In organizational and academic research, SAM should be introduced in a manner appropriate to the skill level and professional knowledge base. There should be a concern with learner satisfaction, learning outcomes and experiences by the learner for instance, the nature of interactions. These strategies would allow determining the effectiveness of the design, growth and establishment of learner analytics. Attention should also be placed on the importance of collection of information that may be utilized by the teacher or instructor (O’Neil, 2008). Any obstacles or barriers are also realized during this stage. From this, adjustments and correction can be made to ensure success in the end. Formative assessment is also done as to gather information during the early stages so as to determine if the efforts produce the intended outcome.
The learning and knowledge analytics (LAK) online course was organized in order to evaluate setups and demographics involved. Moodle was used extensively for communication and collaboration in academic and organizational learning. Evaluating this tool in this varied viewing elicited dynamic discussions. These discussions arose as a result of the outcomes that were expected and the methods to be used. The client activities of the Moodle system were visualized in SAM. Registered participants were up to 270 for the course and were primary researchers engaged in the learning analytic field and teachers who are concerned in learning analytics.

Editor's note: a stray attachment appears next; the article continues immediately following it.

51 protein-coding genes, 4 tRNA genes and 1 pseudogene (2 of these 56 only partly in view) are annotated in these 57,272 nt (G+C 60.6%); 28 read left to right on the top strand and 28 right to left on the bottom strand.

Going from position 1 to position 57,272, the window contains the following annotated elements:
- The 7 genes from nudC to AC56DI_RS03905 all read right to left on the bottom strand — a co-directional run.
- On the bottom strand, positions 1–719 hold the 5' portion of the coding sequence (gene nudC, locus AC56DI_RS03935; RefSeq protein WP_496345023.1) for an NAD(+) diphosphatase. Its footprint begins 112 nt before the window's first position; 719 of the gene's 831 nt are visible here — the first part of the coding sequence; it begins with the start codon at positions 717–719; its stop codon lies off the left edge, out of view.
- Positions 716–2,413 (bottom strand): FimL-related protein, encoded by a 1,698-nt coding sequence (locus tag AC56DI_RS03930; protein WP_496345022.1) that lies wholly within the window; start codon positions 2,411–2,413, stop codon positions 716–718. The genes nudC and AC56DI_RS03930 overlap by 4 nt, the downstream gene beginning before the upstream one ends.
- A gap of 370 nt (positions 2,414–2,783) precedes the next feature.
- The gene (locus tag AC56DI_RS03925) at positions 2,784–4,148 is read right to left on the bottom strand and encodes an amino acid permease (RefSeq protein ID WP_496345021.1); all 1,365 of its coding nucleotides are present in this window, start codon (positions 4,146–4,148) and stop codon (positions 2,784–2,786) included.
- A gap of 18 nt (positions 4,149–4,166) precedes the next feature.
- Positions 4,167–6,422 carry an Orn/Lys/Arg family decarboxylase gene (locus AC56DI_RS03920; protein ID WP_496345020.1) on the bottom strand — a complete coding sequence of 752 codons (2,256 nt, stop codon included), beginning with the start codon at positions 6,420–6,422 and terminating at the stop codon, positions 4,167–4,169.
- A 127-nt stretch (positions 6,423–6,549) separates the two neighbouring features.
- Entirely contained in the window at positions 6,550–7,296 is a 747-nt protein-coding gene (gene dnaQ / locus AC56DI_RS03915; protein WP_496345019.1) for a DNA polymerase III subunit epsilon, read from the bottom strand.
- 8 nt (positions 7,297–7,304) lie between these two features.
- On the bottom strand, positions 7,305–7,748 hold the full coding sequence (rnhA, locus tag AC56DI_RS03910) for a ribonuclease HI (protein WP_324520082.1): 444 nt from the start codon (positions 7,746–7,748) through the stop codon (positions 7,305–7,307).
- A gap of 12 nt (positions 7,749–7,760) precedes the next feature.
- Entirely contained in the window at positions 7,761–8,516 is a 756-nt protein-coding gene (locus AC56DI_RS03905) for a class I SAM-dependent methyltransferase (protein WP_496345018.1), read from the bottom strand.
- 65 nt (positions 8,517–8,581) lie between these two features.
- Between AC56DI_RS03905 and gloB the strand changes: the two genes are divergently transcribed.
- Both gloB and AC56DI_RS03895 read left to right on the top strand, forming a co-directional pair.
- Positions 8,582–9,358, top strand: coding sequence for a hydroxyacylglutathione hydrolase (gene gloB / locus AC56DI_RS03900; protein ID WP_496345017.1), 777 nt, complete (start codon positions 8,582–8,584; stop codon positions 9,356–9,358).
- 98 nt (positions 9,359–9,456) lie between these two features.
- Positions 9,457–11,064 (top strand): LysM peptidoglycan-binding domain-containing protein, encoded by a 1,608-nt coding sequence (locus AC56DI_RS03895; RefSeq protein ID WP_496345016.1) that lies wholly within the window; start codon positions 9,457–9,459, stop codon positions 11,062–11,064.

An online survey was also used and it was composed of two paths. The main objective of the case study was to get more details on the SAM in a comprehensive course and the perceived usefulness of SAM by learning analytics experts. Two dozen individuals, between the ages of 27 and 62 years old took part in the survey. A dozen of them are teaching courses, and the rest have been involved in teaching courses for more than 10 years. This was a complete test that would be able to inform the research being conducted and provide conclusive results.
Learning and Knowledge Analytics (LAK) teachers recognize the teaching subject as slightly different. Provision of providing feedback to students becomes the main concern. The LAK teachers are majorly interested in finding students who are doing as expected of them. The idea of locating the best student becomes less importance when weighted against Agricultural researchers. Usage of the documents is a perquisite by LAK and other Agricultural researchers. Knowing how and when online tools have been utilized and knowing if sources that are independent are used is rated a bit lower. Therefore, they are also concerned with document application within Moode (Smith & Sadler-Smith, 2006). Student application is also rated high. Collaboration and communication is also more important for LAK teachers. The time tracking issue is almost rated equal in both circumstances. Comparing with the goals set by the teachers the recognition and the support is also the most vital within this tool.